This talk is concerned with phase transition in non-cooperative dynamic games with a large number of nonlinear agents.
The talk is motivated by problems at the intersection of game theory and nonlinear dynamical systems. Game theory provides a powerful set of tools for analysis and design of strategic behavior in controlled multi-agent systems. In economics, for example, game-theoretic techniques provide a foundation for analyzing the behavior of rational agents in markets. In practice, a fundamental problem is that controlled multi-agent systems can exhibit phase transitions with often undesirable outcomes. In economics, an example of this is the so-called “rational irrationality.”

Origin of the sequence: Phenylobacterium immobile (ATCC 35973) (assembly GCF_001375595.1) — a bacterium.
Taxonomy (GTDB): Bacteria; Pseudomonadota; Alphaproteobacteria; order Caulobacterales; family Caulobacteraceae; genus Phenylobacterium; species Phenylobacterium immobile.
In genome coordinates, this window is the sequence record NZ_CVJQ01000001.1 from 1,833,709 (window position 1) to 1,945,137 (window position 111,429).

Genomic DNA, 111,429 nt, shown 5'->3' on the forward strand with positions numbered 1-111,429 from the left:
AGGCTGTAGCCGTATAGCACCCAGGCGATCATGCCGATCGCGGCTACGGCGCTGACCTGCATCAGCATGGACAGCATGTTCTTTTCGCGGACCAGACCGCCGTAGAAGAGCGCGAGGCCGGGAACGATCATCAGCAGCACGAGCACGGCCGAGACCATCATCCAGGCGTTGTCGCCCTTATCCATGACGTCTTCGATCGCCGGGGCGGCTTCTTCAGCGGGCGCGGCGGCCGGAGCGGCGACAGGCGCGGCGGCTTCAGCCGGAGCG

A prototypical example of multi-agent system that exhibits phase transition is the coupled oscillator model of Kuramoto. In this talk, a variant of the Kuramoto model is used albeit in a novel game-theoretic setting for control. The main conclusion is that the synchronization of the coupled oscillators can be interpreted as a solution of a non-cooperative dynamic game. The classical Kuramoto control law can be obtained as an approximation of the game-theoretic solution. Approximate dynamic programming techniques to obtain the Kuramoto control law are discussed.
This is joint work with Sean Meyn and Uday Shanbhag at the University of Illinois.